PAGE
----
When illness or disability strikes an employee, it can disrupt the whole team. It’s important for every employer to put an integrated structure and sound disability policy in place, so there’s no ambiguity around the process and the claimant can receive care promptly and integrate back into the workforce quickly.

When it comes to handling disability, here are four steps all employers should consider:

1. Put a policy in place:

Regardless of size, a company needs a clear policy around dealing with disability claims.

Jim Massie, president and chief executive officer of Carelogix Health Solutions Inc., won’t even deal with companies that don’t have a clear policy. “No policy . . . we’re not interested,” he says.

A policy is primarily a binding document that clearly spells out the level of benefit, as well as the rules and time frames, says Massie. “For example, when employees are off for more than five consecutive days, they are obligated to seek medical attention and have their physician complete an attending physician’s statement.”

Read: Arbitrator highlights role of disability management process in ruling in worker’s favour

The policy also needs to mandate that the employee both seek and abide by appropriate treatment, adds Massie. “It is about making sure they visit the doctor in a timely fashion. If they have medications or there is recommendation for physiotherapy, they are obligated to comply. If they don’t, they can lose their benefit.”

So in a way, he notes, the policy allows the employer to monitor the behaviour of someone who’s away due to sickness. “It’s like bringing up a kid. You don’t want them to fail. But sometimes you have to be a little stern and enforce the treatment plan.”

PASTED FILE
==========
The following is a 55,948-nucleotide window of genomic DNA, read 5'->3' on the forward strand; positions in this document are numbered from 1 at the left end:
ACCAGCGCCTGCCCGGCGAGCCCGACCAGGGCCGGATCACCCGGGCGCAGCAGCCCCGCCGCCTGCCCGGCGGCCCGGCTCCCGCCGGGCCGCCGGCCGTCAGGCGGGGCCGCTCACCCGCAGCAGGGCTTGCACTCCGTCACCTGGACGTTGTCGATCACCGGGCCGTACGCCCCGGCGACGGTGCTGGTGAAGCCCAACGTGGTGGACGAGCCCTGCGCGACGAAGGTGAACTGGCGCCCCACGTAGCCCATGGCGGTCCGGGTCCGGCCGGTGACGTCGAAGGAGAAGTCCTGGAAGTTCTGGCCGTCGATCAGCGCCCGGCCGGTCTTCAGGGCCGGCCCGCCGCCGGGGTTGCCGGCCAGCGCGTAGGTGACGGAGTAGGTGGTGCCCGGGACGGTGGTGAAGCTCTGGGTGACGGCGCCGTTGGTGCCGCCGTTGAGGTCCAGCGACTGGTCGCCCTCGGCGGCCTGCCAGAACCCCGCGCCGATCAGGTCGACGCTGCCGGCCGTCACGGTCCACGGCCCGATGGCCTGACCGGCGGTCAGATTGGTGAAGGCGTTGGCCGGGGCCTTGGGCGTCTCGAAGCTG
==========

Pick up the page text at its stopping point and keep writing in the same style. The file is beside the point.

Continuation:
2. Keep the employee engaged:

When employees go on disability, it’s critical to engage them immediately, says Danny Palacios, vice-president of client services at Organizational Solutions Inc. in Montreal. In other words, reach out to them, tell them they are valuable to the organization and make sure they have all the documentation required.

“We need to understand, when employees go on disability they’re already in duress. Filling out forms and providing paperwork just adds to that stress. It greatly relieves the pressure if someone can help them navigate the process,” says Palacios.

“Once that’s taken care of, you want to get whoever is managing the medical aspect — third-party provider or insurer — to come in as quickly as possible, so it can be adjudicated,” he adds.

Read: The case for medium-term disability management

The next step, he says, is to shift the focus to ability from disability. “We are not there to question what the person cannot do. We are there to identify what they can do and determine what we can do to bring them back to work.”

Massie says he encourages employers to have someone reach out to claimants, maybe once a week, just to check on them and keep them apprised of what’s happening at work. He gives an example: “Listen, hope you’re doing well. We all miss you here. And before I forget, Mary had a baby — an eight-pound boy. She’s really excited.” Doing so helps claimants feel they’re still a part of the social fabric at work. “You don’t let them feel excluded and allow the fear of returning to work build up,” adds Massie.